Cynthia Reinhart-King, Cornelius Vanderbilt Professor of Engineering and professor of biomedical engineering, is a member of the 2017 Class of Fellows of the Biomedical Engineering Society. The BMES is the premier society for biomedical engineering and bioengineering professionals with more than 7,000 members. This year’s class includes 20 members nominated by their peers.
Reinhart-King is a cellular bioengineer whose seminal work on extracellular matrices has contributed to a breakthrough in understanding tumor formation. She was the first to show how the matrix, or the non-cellular glue in all tissues and organs, can stiffen when a tumor forms and promote tumor growth and interfere with the effectiveness of cancer treatments.
Her lab has significantly pushed this work on cancer and on atherosclerosis forward by using a multi-scale approach to understand how cells integrate physical and chemical cues within their environment. The multi-scale approach includes looking at disease progression at the tissue level, the cellular level and the molecular level using sophisticated engineered systems.
Fellow status is awarded to society members who demonstrate exceptional achievements in the field of biomedical engineering, and a record of membership and participation in the Society. Fellows will be recognized at the society’s annual meeting in October in Phoenix.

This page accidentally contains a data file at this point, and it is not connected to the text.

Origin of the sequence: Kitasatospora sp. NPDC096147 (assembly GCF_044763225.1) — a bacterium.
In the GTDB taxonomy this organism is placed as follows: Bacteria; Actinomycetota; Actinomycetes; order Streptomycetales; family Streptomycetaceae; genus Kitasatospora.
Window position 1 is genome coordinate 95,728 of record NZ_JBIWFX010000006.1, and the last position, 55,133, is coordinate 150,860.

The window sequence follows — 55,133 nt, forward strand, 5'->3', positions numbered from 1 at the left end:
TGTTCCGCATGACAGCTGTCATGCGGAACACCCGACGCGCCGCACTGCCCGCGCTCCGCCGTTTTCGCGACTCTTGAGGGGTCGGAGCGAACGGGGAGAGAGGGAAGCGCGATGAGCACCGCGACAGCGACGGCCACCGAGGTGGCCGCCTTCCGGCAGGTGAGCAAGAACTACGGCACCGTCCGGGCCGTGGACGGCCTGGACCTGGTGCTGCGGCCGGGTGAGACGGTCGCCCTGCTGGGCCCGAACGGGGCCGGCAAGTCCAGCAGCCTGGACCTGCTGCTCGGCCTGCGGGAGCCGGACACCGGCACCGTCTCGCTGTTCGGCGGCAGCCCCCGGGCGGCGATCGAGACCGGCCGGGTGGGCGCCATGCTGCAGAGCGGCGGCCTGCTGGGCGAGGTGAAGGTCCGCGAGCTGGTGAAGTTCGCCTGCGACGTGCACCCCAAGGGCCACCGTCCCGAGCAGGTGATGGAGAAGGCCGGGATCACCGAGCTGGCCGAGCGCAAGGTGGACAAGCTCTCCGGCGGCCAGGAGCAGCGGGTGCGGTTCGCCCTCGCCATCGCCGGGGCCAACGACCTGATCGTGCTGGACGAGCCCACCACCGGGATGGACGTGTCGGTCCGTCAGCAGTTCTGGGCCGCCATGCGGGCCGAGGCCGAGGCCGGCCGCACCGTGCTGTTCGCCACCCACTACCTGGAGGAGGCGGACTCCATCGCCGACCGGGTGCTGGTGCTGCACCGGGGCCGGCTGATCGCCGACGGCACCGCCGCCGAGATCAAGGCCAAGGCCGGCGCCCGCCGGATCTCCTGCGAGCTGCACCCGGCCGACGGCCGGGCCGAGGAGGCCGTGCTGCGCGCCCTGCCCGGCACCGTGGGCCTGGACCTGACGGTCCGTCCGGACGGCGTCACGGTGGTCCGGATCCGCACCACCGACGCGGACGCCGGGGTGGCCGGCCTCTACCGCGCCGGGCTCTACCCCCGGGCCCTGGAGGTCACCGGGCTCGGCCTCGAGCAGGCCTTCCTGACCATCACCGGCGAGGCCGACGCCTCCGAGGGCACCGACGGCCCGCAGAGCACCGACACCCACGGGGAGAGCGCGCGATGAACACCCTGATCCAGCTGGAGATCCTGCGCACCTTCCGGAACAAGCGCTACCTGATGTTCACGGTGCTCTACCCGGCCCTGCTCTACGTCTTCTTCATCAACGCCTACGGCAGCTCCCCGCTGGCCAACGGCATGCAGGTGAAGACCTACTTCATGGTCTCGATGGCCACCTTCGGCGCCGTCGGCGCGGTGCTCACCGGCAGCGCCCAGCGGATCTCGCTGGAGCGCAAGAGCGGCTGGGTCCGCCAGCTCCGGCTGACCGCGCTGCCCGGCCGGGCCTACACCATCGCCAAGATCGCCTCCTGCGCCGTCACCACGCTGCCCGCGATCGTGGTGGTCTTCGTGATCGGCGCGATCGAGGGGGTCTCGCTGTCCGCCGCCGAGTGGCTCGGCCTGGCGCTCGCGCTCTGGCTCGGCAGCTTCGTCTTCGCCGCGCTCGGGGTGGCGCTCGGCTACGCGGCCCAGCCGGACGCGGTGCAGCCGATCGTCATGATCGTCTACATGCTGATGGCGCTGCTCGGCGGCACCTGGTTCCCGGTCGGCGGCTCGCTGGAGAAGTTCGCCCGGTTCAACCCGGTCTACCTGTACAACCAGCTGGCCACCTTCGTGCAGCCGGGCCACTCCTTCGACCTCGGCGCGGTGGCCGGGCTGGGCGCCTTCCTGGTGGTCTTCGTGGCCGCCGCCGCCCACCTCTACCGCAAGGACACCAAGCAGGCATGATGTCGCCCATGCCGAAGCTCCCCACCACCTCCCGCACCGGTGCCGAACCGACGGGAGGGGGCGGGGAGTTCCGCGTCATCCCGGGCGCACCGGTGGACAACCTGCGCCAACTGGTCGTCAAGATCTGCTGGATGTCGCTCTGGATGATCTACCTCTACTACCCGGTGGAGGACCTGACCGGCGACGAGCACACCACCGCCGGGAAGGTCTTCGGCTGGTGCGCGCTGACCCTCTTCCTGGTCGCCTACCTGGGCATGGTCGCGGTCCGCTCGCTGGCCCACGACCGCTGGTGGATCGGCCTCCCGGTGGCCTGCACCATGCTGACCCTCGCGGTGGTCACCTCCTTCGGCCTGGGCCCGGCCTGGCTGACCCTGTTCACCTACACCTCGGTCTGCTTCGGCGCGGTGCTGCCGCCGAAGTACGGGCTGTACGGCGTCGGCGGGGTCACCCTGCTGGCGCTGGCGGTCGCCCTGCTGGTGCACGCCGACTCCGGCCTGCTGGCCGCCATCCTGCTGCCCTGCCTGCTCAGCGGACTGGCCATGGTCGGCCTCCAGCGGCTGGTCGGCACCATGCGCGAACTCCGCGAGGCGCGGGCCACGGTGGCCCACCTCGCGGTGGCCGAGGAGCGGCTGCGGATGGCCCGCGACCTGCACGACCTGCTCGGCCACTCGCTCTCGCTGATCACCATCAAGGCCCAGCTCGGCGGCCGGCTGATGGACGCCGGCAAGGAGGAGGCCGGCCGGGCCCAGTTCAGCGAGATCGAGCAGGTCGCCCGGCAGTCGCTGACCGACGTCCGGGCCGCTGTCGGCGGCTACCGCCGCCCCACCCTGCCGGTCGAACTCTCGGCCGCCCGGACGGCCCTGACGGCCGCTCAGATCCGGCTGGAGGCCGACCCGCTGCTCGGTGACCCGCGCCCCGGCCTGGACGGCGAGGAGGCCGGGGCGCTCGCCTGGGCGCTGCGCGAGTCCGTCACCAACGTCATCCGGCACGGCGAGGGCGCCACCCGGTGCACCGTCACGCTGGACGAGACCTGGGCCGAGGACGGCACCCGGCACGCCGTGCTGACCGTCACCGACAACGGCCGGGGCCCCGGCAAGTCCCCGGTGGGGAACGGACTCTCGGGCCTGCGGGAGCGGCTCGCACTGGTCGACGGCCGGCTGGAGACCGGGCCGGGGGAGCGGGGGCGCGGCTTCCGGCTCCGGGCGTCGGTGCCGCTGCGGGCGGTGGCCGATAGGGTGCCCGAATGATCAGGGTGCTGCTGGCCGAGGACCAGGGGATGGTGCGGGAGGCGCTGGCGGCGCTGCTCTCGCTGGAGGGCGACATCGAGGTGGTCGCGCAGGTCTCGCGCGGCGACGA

Reinhart-King moved to Vanderbilt in early 2017 and is currently expanding her research program to work with medical center investigators to transition her research into studying diabetic retinopathy, the leading cause of blindness in diabetic patients, which shares many of the same hallmarks as blood vessels in tumors. With a Vanderbilt radiation oncologist, she is taking her cancer research a step further to investigate new therapies to intervene with tumor stiffening and tumor recurrence.
Her recent service to the BMES includes program chair of the 2016 Annual BMES Meeting, current co-chair of the National Meetings Committee, and member of the Board of Directors, 2014-2017. In 2010, she received the society’s Rita Schaffer Young Investigator Award.
The citations of her cellular bioengineering research number is in the thousands. In addition to a number of awards and honors, she is the recipient of a NSF Faculty Early Career Award and she is a fellow of the American Institute for Medical and Biological Engineering. She has also won numerous awards for teaching and mentoring.
Reinhart-King recently was named a F1000 faculty member. In that role, she helps to identify the most exciting and important research related to the cytoskeleton across the field of Cell Biology by contributing recommendations and reviews.
Brenda Ellis, (615) 343-6314